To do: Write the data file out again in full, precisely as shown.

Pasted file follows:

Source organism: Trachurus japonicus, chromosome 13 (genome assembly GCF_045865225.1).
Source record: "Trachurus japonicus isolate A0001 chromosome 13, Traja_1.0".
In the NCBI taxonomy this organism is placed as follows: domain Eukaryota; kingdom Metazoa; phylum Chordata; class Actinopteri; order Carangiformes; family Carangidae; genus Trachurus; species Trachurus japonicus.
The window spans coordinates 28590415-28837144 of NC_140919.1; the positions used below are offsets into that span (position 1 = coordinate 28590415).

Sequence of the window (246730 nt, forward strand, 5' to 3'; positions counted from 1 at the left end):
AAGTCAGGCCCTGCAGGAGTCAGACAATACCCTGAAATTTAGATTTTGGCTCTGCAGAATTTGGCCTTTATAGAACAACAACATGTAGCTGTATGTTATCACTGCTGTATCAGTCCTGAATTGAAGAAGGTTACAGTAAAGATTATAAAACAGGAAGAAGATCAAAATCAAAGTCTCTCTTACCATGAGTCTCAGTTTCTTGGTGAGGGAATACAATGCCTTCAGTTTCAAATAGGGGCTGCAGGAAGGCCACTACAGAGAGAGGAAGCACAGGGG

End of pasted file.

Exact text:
Source organism: Trachurus japonicus, chromosome 13 (genome assembly GCF_045865225.1).
Source record: "Trachurus japonicus isolate A0001 chromosome 13, Traja_1.0".
In the NCBI taxonomy this organism is placed as follows: domain Eukaryota; kingdom Metazoa; phylum Chordata; class Actinopteri; order Carangiformes; family Carangidae; genus Trachurus; species Trachurus japonicus.
The window spans coordinates 28590415-28837144 of NC_140919.1; the positions used below are offsets into that span (position 1 = coordinate 28590415).

Sequence of the window (246730 nt, forward strand, 5' to 3'; positions counted from 1 at the left end):
AAGTCAGGCCCTGCAGGAGTCAGACAATACCCTGAAATTTAGATTTTGGCTCTGCAGAATTTGGCCTTTATAGAACAACAACATGTAGCTGTATGTTATCACTGCTGTATCAGTCCTGAATTGAAGAAGGTTACAGTAAAGATTATAAAACAGGAAGAAGATCAAAATCAAAGTCTCTCTTACCATGAGTCTCAGTTTCTTGGTGAGGGAATACAATGCCTTCAGTTTCAAATAGGGGCTGCAGGAAGGCCACTACAGAGAGAGGAAGCACAGGGG